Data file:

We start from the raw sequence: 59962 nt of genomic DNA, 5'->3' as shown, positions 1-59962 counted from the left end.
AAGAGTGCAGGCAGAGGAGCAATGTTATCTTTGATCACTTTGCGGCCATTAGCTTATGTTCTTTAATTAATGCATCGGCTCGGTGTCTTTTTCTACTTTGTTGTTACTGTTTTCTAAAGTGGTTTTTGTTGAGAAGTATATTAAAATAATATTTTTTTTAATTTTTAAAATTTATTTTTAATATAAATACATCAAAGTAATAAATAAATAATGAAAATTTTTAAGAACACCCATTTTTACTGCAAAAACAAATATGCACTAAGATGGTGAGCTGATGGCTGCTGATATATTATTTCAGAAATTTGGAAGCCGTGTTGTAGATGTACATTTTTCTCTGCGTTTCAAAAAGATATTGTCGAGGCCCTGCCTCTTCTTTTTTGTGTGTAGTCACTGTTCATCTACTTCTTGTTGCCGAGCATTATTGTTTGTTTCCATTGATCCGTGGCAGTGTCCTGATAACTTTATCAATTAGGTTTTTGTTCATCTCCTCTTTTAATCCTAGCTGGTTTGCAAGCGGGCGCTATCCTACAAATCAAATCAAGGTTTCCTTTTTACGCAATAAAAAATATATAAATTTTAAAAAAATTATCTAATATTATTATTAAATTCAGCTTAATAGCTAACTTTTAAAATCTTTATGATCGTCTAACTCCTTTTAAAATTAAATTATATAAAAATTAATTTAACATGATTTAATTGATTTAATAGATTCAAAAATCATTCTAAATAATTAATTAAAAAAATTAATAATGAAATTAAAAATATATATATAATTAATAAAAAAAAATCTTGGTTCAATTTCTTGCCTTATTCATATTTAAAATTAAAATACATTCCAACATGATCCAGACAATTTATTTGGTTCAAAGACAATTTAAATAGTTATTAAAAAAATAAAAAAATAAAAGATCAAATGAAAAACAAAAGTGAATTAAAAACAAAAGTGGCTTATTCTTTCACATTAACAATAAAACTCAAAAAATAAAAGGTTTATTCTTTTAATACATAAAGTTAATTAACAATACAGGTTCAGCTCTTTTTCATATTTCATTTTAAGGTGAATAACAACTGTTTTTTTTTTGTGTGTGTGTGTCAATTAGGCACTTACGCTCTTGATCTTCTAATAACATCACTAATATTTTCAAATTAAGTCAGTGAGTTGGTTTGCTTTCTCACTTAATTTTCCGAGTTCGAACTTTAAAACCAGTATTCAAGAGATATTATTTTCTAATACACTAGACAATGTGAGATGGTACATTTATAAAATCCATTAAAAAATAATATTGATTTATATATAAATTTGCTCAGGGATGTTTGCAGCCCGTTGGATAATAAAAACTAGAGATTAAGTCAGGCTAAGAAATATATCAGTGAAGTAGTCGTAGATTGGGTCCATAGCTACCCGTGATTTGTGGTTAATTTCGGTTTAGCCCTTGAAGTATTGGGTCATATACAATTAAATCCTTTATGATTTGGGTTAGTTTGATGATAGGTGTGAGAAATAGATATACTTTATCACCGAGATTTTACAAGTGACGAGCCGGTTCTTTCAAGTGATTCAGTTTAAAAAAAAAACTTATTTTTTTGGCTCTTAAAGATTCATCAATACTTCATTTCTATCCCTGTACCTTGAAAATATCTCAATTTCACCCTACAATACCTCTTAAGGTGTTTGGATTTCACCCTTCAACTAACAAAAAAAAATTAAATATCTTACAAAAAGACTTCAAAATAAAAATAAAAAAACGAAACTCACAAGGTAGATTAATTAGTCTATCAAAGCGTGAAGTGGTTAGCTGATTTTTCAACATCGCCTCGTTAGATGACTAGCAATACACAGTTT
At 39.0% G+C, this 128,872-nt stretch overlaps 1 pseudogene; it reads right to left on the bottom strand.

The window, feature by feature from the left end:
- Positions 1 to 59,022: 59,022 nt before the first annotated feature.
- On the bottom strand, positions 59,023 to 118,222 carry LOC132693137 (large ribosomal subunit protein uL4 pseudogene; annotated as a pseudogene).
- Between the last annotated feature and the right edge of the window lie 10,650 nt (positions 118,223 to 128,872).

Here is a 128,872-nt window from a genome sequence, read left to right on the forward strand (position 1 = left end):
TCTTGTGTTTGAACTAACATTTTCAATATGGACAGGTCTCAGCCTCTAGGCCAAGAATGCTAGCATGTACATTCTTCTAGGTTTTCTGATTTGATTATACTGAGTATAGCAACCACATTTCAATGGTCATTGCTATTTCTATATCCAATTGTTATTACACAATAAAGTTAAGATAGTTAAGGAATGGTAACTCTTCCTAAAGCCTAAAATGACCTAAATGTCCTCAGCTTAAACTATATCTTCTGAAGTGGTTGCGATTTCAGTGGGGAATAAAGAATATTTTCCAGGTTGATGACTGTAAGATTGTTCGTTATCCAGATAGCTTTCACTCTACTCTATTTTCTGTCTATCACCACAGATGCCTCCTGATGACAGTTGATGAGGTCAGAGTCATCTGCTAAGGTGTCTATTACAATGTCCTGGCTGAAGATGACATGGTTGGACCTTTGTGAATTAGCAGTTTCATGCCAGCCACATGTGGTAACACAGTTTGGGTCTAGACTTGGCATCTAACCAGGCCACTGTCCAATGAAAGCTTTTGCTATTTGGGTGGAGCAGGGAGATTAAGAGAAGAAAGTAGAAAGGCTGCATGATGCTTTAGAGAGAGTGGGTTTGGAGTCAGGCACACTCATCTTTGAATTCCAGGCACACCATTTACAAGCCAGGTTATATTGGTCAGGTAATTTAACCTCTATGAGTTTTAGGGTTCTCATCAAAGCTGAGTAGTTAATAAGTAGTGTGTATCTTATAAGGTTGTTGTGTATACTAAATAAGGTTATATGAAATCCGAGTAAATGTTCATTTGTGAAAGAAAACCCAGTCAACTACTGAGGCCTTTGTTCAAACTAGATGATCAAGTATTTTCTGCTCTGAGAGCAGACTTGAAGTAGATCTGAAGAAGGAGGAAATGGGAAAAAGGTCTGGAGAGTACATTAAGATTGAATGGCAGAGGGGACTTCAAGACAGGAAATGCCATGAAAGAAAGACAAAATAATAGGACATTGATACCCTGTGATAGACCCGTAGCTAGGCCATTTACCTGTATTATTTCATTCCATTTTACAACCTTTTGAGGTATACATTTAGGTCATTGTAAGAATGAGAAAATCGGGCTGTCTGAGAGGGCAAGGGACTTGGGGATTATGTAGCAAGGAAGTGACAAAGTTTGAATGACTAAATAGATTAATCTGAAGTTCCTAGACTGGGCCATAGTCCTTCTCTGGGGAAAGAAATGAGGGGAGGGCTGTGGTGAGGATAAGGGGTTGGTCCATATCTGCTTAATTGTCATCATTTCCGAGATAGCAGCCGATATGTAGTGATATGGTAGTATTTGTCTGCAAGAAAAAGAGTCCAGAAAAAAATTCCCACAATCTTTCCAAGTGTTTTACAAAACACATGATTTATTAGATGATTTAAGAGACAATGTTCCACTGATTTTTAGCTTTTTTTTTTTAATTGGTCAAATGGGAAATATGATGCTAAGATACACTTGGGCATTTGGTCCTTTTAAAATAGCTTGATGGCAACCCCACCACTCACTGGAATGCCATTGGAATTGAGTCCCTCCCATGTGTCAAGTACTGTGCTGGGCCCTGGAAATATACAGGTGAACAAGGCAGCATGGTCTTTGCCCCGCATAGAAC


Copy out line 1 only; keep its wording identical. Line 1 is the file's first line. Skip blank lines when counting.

We start from the raw sequence: 59962 nt of genomic DNA, 5'->3' as shown, positions 1-59962 counted from the left end.